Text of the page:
That is the reason for the strong institutional resistance to the passage of a gender identity law recognizing the rights of this community, without discrimination. In none of the six countries in the region – Costa Rica, El Salvador, Guatemala, Honduras, Nicaragua and Panama – has such legislation been enacted.

The vast majority of the LGBTI population experiences marginalization and social rejection that in many cases leads to physical violence and even murder – phenomena that are not exclusive to this region.

A June 2022 Amnesty International report stated that El Salvador, the Dominican Republic and Honduras are among the countries in the Americas with “high levels of hate crimes, hate speech, and marginalization, as well as murders and persecution of LGBTI activists.”

 

As in other regions of the world, the LGBTI community in Central America has been marginalized and is the victim of frequent human rights violations, including murders and other hate crimes. One of the chief demands is the approval of laws that allow transgender people to legally change their name so it matches their gender identity and expression. CREDIT: Edgardo Ayala/IPS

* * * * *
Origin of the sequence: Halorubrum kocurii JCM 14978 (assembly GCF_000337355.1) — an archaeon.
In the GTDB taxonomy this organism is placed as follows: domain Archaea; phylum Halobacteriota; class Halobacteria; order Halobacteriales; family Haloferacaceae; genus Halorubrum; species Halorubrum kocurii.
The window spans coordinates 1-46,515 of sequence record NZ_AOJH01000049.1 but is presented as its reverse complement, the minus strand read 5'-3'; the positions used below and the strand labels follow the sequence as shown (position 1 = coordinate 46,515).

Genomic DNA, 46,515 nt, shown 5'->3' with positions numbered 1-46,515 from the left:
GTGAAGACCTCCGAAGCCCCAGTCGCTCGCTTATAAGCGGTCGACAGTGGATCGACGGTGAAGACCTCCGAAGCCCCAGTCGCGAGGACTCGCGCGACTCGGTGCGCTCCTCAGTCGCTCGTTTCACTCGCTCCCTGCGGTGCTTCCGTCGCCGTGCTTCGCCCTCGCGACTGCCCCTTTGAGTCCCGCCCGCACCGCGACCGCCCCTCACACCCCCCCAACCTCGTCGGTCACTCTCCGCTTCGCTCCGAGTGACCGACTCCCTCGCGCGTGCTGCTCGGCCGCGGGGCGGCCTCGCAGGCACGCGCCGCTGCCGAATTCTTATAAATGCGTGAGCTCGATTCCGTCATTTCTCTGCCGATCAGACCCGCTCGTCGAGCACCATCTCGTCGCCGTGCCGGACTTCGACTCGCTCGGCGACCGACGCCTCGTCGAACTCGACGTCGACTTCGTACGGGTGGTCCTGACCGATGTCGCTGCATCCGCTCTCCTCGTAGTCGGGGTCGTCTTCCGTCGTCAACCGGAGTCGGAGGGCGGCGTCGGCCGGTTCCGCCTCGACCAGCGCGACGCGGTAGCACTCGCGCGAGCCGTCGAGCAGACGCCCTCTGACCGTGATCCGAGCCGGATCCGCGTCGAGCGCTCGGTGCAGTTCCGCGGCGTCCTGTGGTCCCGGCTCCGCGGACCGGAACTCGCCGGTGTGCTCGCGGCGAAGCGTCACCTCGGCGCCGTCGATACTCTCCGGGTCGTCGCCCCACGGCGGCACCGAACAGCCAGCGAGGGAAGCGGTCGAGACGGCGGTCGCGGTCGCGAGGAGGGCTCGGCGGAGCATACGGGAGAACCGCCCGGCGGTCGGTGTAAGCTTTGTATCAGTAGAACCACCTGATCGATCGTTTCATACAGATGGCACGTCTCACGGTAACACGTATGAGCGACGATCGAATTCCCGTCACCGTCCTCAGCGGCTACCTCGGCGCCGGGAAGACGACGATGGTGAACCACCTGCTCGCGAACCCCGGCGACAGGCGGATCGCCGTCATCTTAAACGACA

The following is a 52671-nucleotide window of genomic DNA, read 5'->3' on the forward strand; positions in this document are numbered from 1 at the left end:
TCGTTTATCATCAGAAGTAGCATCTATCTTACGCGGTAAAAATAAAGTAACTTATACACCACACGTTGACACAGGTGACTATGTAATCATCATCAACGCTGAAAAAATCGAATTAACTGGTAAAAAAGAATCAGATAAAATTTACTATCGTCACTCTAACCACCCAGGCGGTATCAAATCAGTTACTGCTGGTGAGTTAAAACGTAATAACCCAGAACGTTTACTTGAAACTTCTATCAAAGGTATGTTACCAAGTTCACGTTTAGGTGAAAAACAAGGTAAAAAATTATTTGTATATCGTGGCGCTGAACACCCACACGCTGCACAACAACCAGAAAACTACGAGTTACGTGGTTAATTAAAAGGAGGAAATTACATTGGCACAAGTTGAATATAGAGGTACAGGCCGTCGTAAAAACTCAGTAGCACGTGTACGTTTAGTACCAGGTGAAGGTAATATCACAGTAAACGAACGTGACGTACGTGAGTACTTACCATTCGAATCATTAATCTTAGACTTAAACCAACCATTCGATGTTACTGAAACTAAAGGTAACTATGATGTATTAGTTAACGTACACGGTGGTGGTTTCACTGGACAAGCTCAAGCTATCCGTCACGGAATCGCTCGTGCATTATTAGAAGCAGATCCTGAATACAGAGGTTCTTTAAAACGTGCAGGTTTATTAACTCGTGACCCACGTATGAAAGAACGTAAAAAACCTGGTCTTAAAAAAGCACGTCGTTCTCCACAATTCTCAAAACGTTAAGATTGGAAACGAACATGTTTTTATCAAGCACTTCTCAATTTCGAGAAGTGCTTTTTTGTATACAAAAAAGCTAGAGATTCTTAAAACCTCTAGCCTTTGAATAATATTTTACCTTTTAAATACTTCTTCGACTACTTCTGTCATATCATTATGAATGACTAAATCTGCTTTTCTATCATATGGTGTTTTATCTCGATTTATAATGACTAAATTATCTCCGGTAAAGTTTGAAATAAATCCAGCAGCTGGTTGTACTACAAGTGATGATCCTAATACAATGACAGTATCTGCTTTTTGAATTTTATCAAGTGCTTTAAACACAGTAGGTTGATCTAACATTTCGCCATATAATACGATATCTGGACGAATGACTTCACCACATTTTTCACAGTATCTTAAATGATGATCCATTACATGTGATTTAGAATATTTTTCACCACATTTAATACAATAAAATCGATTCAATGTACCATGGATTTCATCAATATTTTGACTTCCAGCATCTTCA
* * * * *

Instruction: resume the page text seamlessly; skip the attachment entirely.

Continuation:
As in other regions of the world, the LGBTI community in Central America has been marginalized and is the victim of frequent human rights violations, including murders and other hate crimes. One of the chief demands is the approval of laws that allow transgender people to legally change their name so it matches their gender identity and expression. CREDIT: Edgardo Ayala/IPS

 

The right name

Regarding the fight for a name that matches an individual’s gender identity and expression, Robinson pointed out that daily aspects such as carrying out bank transactions, undergoing a medical consultation or enrolling in an academic course are difficult for a trans person in Honduras.